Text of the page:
Ergonomics of the translation workplace: Potential for cognitive friction
Ehrensberger-Dow, Maureen; (2015). Ergonomics of the translation workplace: Potential for cognitive friction. Translation Spaces, 4, 1. 98-118. Peer reviewed.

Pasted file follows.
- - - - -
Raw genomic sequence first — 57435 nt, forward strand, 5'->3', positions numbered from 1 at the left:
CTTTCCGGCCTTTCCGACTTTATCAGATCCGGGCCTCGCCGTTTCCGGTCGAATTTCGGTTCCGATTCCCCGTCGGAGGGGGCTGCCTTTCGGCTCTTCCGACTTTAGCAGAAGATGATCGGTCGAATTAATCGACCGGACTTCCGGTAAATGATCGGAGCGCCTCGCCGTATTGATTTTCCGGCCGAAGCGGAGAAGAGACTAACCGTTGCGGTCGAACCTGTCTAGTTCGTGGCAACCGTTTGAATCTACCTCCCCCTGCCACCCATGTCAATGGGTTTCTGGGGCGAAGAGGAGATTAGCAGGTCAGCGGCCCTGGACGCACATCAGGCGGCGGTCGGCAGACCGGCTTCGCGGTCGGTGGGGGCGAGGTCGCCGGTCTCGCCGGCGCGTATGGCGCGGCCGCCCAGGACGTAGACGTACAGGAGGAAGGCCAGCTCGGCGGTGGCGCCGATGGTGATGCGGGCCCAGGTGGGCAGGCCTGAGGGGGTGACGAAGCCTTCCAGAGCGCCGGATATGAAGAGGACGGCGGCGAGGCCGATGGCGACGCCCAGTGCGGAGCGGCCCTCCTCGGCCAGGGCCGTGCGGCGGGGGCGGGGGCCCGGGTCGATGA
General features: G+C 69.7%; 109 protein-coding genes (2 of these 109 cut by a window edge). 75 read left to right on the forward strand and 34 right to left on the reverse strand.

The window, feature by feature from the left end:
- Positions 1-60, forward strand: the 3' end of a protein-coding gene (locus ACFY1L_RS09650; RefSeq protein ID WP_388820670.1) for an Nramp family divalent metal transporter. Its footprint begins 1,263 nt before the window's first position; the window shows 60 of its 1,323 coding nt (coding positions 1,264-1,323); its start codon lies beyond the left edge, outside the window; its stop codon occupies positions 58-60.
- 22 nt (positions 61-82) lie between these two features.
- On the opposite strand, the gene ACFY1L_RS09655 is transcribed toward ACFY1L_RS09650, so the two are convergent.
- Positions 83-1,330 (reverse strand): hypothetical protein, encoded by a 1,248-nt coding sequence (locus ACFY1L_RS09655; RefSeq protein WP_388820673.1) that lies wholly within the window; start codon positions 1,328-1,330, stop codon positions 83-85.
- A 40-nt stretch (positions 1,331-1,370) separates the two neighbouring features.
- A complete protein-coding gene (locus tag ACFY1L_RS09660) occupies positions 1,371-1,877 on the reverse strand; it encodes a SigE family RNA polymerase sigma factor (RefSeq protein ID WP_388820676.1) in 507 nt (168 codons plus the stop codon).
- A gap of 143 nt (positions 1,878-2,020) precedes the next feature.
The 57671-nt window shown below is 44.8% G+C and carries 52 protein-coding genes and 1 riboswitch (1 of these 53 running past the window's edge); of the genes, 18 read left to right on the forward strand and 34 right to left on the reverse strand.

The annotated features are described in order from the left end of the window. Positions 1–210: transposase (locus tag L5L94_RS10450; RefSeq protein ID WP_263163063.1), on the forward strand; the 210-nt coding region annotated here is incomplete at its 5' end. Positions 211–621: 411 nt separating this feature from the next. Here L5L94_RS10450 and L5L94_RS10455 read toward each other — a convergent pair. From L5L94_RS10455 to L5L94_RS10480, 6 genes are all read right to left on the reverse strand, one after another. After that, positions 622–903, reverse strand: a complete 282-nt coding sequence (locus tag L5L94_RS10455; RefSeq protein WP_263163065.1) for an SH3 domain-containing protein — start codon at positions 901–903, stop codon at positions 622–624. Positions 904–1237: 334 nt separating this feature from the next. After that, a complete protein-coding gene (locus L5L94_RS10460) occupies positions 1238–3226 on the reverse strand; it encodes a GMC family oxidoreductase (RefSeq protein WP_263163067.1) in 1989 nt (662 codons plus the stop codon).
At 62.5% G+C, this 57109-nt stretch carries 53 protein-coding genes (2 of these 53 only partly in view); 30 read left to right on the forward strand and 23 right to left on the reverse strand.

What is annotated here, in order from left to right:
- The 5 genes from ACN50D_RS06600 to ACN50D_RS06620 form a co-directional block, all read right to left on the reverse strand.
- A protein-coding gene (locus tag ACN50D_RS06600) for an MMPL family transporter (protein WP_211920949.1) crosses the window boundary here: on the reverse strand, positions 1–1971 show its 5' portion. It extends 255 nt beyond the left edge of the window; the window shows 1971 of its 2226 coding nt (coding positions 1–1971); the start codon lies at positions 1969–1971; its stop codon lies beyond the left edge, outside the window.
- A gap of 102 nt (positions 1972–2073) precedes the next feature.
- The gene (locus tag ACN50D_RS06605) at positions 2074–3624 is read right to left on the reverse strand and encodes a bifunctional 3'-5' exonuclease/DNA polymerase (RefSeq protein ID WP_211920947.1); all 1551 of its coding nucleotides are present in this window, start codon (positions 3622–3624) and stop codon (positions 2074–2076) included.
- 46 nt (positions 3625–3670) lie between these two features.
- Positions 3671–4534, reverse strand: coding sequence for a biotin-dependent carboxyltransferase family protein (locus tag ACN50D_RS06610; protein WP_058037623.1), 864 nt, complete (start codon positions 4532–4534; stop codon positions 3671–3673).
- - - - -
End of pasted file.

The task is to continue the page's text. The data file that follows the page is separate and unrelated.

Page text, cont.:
Translation is a complex cognitive activity carried out in different settings by translators that share an increasingly heavy reliance on language technology. This raises the question of whether translators’ ergonomic needs are being met at their workplaces and by the tools they use. Findings from an exploratory survey study of staff translators in Switzerland are presented and contrasted with those of freelance translators working in Ireland. The surveys address the ergonomic aspects of computer workstations, workplace and working environment, tools and resources, workflow and organization as well as health and related issues. Indicators of ‘cognitive friction’ (Cooper 2004) that might be attributable to the cognitive, physical, and organizational ergonomics of translators’ workplaces have been identified and incorporated into the design of a follow-up international survey. The implications of this type of research are explored in light of anticipated developments in the technologized translation workplace.